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Congressional Signers Needed by August 28

Hello Friends,

Please note the congressional letter to Megawati below on East Timor and Indonesia being circulated by the office of Representative Patrick Kennedy's office. Please give your representatives a call to get them to sign on to this letter. To sign on, they should contact Kimber Colton in Kennedy's office at 202-225-4911. The deadline to sign on is August 28.

Some offices may tell you that they can't do anything now because it is congressional recess until Labor Day. Don't let that stop you. Almost all offices are in communication with representatives while the reps. spend time in their home districts, and the deadline falls before many reps will be back in DC.

If you have questions on this letter, please refer to Kurt Biddle of the Indonesia Human Rights Network, kurtbiddle@earthlink.net, 202-544-1211.

Thank you for all of the energy you put into this. The more signatures we get, the more impact we can have on Megawati as her future policies take shape now.

 

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August 13, 2001

Her Excellency Megawati Sukarnoputri 
President, Republic of Indonesia 
Presidential Palace 
Jakarta Istana Negara Indonesia

Dear President Megawati Sukarnoputri:

We are writing to welcome you as the new President of Indonesia. We wish to convey our hope that your Administration will be distinguished for its respect for human rights, genuine reform of the military, and accountability for past and present human rights violations by the military and police. A commitment to universal standards of human rights will only strengthen Indonesia’s democracy.

The U.S. Congress cares deeply about the future of East Timor, as well as that of Indonesia. We hope you continue the good relations established by your predecessor with the leadership and people of East Timor. We urge you to begin your presidency by addressing the worsening refugee crisis in West Timor. We trust that you will use your new authority to finally disarm and disband military-supported militia controlling East Timorese refugees and destabilizing East Timor. We would welcome renewed efforts to enable East Timorese refugees to choose repatriation to East Timor or resettlement in Indonesia in a safe, intimidation-free environment. This can only occur, however, if militia are disarmed, militia leaders arrested, and their campaign of intimidation and misinformation ended.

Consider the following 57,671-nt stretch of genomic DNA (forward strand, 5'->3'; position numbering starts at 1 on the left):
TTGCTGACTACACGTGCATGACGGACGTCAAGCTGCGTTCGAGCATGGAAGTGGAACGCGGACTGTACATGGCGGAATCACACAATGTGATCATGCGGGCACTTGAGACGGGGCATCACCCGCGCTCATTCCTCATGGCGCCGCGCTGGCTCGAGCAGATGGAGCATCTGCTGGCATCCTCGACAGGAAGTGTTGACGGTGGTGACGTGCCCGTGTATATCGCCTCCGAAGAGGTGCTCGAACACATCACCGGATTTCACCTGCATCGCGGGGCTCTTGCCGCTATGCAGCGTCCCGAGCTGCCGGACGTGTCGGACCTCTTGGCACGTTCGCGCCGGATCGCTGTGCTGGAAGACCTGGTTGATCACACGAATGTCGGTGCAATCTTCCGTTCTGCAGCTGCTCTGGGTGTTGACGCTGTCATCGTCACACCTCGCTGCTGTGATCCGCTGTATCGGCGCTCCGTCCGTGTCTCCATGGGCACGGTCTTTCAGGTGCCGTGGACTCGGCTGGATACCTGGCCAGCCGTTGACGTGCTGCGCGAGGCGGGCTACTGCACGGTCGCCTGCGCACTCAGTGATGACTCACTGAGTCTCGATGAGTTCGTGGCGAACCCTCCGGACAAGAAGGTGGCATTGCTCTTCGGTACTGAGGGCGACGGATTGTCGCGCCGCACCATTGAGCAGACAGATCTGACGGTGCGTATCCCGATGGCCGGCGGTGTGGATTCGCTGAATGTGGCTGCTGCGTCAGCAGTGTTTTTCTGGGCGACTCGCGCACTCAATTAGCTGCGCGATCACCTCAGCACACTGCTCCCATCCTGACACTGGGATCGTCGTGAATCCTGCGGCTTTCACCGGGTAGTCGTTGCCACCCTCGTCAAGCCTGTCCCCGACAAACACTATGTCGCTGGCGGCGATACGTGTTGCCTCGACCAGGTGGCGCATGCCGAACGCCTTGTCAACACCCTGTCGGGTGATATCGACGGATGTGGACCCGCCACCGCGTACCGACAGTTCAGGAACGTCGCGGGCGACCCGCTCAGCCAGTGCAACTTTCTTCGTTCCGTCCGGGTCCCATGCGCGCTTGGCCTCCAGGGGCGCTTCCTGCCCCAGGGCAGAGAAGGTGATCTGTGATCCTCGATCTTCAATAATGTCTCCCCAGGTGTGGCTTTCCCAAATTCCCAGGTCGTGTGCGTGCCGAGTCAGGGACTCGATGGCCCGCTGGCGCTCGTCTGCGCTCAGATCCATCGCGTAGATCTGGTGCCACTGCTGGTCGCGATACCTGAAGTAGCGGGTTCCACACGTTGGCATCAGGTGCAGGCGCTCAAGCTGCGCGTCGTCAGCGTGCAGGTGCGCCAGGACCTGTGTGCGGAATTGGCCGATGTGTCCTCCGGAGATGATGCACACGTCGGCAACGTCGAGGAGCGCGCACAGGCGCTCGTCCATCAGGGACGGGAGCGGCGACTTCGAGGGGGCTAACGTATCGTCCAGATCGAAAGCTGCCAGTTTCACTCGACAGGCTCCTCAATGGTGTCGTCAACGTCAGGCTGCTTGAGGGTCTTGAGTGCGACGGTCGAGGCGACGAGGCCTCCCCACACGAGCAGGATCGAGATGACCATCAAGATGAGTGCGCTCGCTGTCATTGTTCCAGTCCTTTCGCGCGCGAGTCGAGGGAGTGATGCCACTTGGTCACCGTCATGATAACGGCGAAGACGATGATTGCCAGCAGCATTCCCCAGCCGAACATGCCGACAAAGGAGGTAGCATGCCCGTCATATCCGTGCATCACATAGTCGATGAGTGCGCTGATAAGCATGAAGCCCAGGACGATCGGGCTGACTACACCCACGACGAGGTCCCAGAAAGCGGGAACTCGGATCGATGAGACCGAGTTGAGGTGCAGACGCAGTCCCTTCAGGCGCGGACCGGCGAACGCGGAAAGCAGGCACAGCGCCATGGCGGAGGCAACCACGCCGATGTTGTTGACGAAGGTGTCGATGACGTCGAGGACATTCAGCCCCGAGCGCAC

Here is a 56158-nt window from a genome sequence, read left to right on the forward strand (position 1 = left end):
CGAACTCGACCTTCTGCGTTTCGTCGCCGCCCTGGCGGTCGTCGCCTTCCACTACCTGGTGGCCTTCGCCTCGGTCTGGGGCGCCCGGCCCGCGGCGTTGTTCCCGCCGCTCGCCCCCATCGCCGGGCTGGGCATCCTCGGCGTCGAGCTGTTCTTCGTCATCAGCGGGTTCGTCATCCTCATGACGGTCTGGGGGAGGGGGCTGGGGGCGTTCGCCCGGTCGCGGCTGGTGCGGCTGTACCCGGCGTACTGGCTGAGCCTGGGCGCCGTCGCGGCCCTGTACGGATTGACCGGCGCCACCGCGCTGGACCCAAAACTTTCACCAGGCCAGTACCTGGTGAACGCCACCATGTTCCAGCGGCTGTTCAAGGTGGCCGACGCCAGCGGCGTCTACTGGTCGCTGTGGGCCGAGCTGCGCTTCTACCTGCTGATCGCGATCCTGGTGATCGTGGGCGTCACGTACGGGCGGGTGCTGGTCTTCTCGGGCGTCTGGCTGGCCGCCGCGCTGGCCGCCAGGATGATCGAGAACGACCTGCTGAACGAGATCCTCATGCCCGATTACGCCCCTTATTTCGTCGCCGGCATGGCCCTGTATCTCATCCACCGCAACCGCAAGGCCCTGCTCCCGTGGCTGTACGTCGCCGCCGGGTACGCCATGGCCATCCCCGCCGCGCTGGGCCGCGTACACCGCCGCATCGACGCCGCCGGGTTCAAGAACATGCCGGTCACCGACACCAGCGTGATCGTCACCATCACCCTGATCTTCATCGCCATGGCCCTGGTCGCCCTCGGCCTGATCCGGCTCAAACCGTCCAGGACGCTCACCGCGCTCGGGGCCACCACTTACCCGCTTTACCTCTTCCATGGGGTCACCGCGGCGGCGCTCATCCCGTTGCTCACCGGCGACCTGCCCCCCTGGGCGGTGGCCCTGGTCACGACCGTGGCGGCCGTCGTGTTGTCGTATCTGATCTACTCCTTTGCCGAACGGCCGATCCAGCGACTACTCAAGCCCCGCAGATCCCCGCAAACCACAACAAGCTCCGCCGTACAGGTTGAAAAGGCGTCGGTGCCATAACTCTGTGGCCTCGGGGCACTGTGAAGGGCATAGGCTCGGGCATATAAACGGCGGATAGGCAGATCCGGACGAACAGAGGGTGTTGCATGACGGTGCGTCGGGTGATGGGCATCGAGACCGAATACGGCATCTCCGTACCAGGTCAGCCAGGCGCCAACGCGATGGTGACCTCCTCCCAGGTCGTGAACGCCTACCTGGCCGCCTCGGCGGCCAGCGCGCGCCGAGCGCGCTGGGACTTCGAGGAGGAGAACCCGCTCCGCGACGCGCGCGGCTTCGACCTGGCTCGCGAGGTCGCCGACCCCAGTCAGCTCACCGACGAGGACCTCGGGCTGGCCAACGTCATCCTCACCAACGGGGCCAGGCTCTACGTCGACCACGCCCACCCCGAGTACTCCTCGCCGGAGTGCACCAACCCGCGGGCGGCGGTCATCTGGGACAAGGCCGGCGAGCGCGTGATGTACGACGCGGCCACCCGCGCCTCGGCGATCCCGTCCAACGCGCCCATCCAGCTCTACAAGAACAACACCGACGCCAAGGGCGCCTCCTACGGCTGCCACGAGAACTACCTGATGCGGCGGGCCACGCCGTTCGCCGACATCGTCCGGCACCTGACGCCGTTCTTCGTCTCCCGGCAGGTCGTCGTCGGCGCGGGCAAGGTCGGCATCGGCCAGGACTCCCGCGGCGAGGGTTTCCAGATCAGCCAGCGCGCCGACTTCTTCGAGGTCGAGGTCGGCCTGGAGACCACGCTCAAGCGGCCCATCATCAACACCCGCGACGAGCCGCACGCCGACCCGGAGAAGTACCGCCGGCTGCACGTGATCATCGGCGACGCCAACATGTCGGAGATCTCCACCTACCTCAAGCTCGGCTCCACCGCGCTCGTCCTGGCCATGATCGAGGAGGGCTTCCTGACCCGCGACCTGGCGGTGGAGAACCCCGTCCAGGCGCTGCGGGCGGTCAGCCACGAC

Nearly two years after East Timor’s referendum for independence, we deplore the ability of military officers and their militia proxies responsible for crimes against humanity in East and West Timor to reside with impunity in Indonesia. While encouraged by your recent decision to widen jurisdiction for an ad hoc human rights court on East Timor to cover April 1999, we note this still leaves out many crimes against humanity and planning which took place prior to April, between May and August 1999, after September 1999, and in areas other than Dili, Liquica, and Suai. As you are aware, no military officers have been held accountable for crimes against humanity committed in East Timor in 1999, although Indonesia’s human rights commission concluded in its January 2000 report that the military held ultimate responsibility for the atrocities. We will continue to monitor with great interest the efforts to bring those culpable to justice especially senior personnel. Additionally, while we encourage a fair Indonesian judicial process, we urge you to support an international tribunal on East Timor. We also encourage you to cooperate with the UN administration in East Timor and honor extradition requests, as agreed upon in the April 2000 memorandum. To assist the many internally displaced persons, we additionally hope that you ensure open and safe access to international humanitarian workers.

We remain deeply concerned about increased violence against civilians by military and militia forces throughout the archipelago. Military and militia forces continue to target human rights defenders and humanitarian workers. Since the beginning of 2001, more than 1,000 people have been killed in Aceh alone. We believe the only solution to the crisis in Aceh is a nonviolent one, involving dialogue and negotiations. We further encourage you to pursue a non-militaristic approach to the conflict in West Papua, where murder, torture, arbitrary detention, and intimidation by security forces are rampant.

With you as leader, we hope that Indonesia embarks on a path of rule-of-law, genuine democracy, substantial military reform, and peaceful solutions to regional conflicts. As Members of the United States Congress, our current and future support for Indonesia will depend largely on the responses of your administration to our expressed concerns. We hope to be able to work with you and others in civil society as partners to achieve these goals.

Thank you very much for your consideration. We eagerly anticipate your reply.


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